Graded on a Curve:
Brigid Mae Power,
Brigid Mae Power

Brigid Mae Power is a Galway Ireland-based singer-songwriter skilled on guitar, baritone ukulele, piano, accordion, and harmonium; active since the early part of this decade, her new album and first for the Tompkins Square label is poised to considerably expand her profile. Combining instrumental proficiency with an attractive and sturdy voice, the self-titled platter’s strongest attribute is emotional intensity that bypasses the conventional without ever misplacing its sense of control; as the halfway point of 2016 nears, its eight songs form one of the year’s finer releases. The LP, CD, and digital editions are available now.

Brigid Mae Power is of Irish descent but was born in London and didn’t move to Galway until she was twelve years old. These facts nicely underpin the nature of her latest effort as Tompkins Square introduces Power’s work to the vinyl format; Irishness is certainly tangible but ultimately plays a nuanced role in what makes her new disc so remarkable.

Although sure to increase her listenership, this is not her debut. A handful of items, some issued under the name Brigid Power-Ryce, are currently obtainable on Bandcamp, the offerings spanning back to 2011’s “Ode to an Embryo,” a five song guitar and vocals-centered affair recorded in an underground car park in Galway; those desiring a taste of her potential as an Irish folk songstress should definitely investigate the echo-laden a cappella reading of the trad “She Moved Through the Fair” that closes the EP.

2012 brought two versions of the standard “My Lagan Love,” one matching her voice with accordion and the other with harmonium played by frequent collaborator Declan Kelly. “Eee Tuts” emerged the following year, its five songs recorded at home (with a sole exception) and centered around a fantastic version of “The Auld Tringle.”

“Eee Tuts” unwinds as an edgier proposition on the whole, and Power’s membership in the trio Gorges alongside David Colohan and the aforementioned Kelly takes the situation substantially outside; Our Throats, Like Valleys melds avant jazz toy horn splatter to surges of apocalyptic folk ambiance as a triumvirate of harmoniums provide an appealing bedrock of drone.

A different take of “Eee Tuts”’s “Tiny You and Me” is featured on 2014’s I Told You the Truth; mostly recorded in a Galway church and issued by Abandon Reason on CDR (the same imprint giving the Gorges release a cassette run), its offers a deepened survey of Power’s instrumental range and growing acumen as a songwriter and effectively functions as a solid precursor to her latest.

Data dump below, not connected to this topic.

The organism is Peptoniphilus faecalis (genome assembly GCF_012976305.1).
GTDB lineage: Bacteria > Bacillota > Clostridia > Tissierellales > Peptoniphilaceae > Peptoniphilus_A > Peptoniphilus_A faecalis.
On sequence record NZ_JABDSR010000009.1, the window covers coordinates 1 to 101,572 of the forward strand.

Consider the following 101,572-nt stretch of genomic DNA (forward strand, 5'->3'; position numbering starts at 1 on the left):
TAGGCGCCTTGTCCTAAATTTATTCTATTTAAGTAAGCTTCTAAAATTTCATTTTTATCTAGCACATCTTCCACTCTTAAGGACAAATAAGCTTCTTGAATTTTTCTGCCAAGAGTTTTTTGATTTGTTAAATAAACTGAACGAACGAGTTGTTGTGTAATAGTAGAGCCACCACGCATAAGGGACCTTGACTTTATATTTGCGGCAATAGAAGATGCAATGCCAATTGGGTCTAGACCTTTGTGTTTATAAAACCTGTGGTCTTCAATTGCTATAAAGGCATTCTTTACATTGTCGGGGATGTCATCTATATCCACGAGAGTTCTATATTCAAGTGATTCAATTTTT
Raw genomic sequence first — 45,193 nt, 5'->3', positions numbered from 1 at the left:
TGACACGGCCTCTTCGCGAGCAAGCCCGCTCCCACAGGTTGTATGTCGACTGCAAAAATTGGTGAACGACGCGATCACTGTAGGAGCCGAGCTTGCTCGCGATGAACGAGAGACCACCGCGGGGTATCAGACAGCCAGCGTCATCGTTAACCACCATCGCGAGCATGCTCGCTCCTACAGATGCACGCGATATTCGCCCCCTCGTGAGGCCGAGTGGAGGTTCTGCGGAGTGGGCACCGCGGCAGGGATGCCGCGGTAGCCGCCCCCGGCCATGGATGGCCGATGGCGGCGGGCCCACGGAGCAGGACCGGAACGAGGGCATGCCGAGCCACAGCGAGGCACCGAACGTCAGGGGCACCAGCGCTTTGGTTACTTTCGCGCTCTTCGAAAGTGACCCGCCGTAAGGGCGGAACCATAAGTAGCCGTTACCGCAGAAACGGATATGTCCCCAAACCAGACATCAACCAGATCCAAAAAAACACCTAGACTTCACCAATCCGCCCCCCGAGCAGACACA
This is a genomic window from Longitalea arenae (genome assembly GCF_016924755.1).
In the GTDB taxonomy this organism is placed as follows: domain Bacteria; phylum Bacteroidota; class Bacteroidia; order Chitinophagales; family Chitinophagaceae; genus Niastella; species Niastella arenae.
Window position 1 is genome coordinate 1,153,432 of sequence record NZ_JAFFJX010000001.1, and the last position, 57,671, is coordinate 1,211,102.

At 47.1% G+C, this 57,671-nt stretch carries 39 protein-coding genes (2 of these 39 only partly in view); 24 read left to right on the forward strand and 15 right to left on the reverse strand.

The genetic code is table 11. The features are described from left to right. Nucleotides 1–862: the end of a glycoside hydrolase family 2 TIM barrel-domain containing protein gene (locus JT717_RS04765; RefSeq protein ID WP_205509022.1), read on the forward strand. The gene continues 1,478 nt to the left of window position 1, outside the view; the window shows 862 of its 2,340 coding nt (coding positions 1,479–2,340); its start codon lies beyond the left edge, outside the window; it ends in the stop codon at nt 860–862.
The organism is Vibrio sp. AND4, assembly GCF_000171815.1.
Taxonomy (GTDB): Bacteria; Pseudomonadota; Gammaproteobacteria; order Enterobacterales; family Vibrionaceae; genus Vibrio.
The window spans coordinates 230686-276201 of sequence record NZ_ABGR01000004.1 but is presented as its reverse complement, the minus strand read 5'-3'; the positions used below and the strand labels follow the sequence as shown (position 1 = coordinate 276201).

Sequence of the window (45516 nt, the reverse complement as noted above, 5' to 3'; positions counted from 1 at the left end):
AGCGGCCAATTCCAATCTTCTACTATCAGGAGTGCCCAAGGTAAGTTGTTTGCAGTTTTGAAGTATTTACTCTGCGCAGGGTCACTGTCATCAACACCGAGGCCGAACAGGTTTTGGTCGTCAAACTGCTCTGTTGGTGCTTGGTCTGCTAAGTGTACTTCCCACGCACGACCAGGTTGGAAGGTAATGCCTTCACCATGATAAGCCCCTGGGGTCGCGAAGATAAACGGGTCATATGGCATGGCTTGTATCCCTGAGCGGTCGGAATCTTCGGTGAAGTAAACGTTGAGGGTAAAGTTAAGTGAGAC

As stated above, the new LP really holds the goods; accepting the invitation of Peter Broderick to record at his Portland, OR studio The Sparkle, the results are immediately striking. In terms of naturistic mood, using a car park, a church, and her home as makeshift recording sites paid undeniable dividends, but “It’s Clearing Now” brings an atmosphere of gradually building passion that’s achieved through a captivating vocal performance and savvy layering of instrumentation.

Having started out with Power on guitar and Broderick on drums, the touch of piano kicking off the beginning came later, as did the significant addition of violin; rather than transforming the piece into yet another baroque-fest the strings are mixed low to ably accent the vocally-derived depth. Most importantly, it’s a beautiful tune; this writer wasn’t the first (or surely the last) to think of Tim Buckley as it plays.

The comparison shouldn’t imply for a second that Power is an appropriator of styles, but neither is she desperately attempting to stand out as an individualist; “Sometimes,” which features her alone on vocals and piano, will potentially strike a similarity to a number of musicians; Tori Amos quickly sprang to my mind, though thankfully Power is far more robust and connects to these ears as devoid of preciousness.

More positively, thoughts of Joanna Newsom crept up as the songs on this album largely eschew the harpist-vocalist’s distinctive (some would say eccentric or perhaps even affected) qualities. Disinclined to the monochrome, “Let Me Hold You Through This” blends accordion and harmonium in a manner destined receive frequent play in the assorted grottos where Brit-folk mavens and Nico fans congregate.

The cut finds Broderick’s backups lending counterpoint to Power’s voice, which upon reflection is the most impressive instrument here. As a singer intent on cultivating and maintaining mood and emotion, she’s particularly effective with wordless utterances and the stretching of syllables and stanzas far beyond typical cadence. “Is It My Low or Yours” especially reinforces this aspect of her talent as it ends side one.

“Looking at You in a Photo” returns to solo piano mode with no lessening of assurance, her skill and good judgement at the bench accompanied by spiking intensity as she lays heavy on the keys midway through. Picking up the guitar for “I Left Myself for a While,” the track’s drone underbelly slowly asserts itself and helps to deliver a highlight very likely to please psych-folk connoisseurs.

As before, the strings in “Watching the Horses” begin with subtlety, though in short order the song undergoes a rise in advanced compositional and vocal fervor reminiscent of Newsom’s Ys. After a steel drum-guided crescendo, it redirects into an unexpected rhythmic passage and then reverts to the piano-driven structure of the outset; of all the selections here this one bodes best for Power’s musical future.

The gentle fingerpicking and sweetly sung harmony of “How You Feel” scales things back for a highly satisfactory finale. Brigid Mae Power is a major step forward for this multifaceted and remarkably mature artist.

GRADED ON A CURVE:
A

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